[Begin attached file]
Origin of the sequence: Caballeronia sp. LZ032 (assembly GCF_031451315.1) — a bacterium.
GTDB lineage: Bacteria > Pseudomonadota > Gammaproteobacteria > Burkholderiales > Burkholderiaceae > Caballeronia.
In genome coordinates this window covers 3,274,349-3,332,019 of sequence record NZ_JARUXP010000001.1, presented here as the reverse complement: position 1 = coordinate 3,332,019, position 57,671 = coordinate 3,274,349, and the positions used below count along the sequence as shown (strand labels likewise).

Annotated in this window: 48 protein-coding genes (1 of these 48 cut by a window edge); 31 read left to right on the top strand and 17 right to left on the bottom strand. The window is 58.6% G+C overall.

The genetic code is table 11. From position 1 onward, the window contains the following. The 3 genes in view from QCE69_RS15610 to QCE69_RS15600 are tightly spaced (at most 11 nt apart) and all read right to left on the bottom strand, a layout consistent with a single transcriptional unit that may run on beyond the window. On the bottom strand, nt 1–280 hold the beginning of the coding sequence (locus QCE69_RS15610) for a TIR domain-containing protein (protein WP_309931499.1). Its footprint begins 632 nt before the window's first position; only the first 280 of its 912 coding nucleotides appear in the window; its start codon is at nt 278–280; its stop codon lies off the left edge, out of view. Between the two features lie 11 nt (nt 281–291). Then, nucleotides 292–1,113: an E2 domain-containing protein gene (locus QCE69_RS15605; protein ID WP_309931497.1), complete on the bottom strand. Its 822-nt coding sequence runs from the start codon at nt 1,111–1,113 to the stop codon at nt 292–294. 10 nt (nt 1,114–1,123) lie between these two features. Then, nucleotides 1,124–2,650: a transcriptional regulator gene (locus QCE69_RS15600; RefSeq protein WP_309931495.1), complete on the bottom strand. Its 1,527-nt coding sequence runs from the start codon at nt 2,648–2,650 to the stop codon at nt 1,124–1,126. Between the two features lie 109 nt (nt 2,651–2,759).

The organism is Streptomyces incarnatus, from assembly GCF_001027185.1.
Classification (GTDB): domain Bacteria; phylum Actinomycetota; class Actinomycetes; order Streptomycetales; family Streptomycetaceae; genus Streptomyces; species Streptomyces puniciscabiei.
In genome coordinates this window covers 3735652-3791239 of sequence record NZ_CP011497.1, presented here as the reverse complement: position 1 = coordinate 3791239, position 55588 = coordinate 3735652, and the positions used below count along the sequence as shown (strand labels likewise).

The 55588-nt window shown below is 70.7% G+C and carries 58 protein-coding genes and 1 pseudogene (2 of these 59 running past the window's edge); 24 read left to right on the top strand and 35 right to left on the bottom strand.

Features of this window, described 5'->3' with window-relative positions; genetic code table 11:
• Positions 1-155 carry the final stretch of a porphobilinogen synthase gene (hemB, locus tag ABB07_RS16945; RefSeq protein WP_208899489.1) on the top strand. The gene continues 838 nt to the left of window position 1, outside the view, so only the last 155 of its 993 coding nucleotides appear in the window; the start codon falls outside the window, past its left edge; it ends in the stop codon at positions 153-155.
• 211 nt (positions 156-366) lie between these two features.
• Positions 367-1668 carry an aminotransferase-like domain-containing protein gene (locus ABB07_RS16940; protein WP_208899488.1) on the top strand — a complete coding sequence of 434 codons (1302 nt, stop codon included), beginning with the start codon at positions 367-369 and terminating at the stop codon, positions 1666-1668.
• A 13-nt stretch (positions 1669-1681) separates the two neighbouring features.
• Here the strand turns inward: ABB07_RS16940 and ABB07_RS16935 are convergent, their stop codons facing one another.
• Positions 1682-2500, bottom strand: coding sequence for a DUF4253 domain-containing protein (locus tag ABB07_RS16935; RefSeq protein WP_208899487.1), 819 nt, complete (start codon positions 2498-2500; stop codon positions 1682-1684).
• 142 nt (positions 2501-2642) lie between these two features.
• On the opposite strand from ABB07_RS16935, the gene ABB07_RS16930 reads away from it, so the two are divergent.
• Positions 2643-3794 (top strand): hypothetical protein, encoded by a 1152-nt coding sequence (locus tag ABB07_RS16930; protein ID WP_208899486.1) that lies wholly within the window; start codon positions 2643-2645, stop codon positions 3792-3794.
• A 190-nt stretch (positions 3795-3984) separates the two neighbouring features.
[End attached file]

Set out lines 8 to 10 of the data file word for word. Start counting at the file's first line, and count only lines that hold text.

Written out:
In genome coordinates this window covers 3735652-3791239 of sequence record NZ_CP011497.1, presented here as the reverse complement: position 1 = coordinate 3791239, position 55588 = coordinate 3735652, and the positions used below count along the sequence as shown (strand labels likewise).

The 55588-nt window shown below is 70.7% G+C and carries 58 protein-coding genes and 1 pseudogene (2 of these 59 running past the window's edge); 24 read left to right on the top strand and 35 right to left on the bottom strand.

Features of this window, described 5'->3' with window-relative positions; genetic code table 11: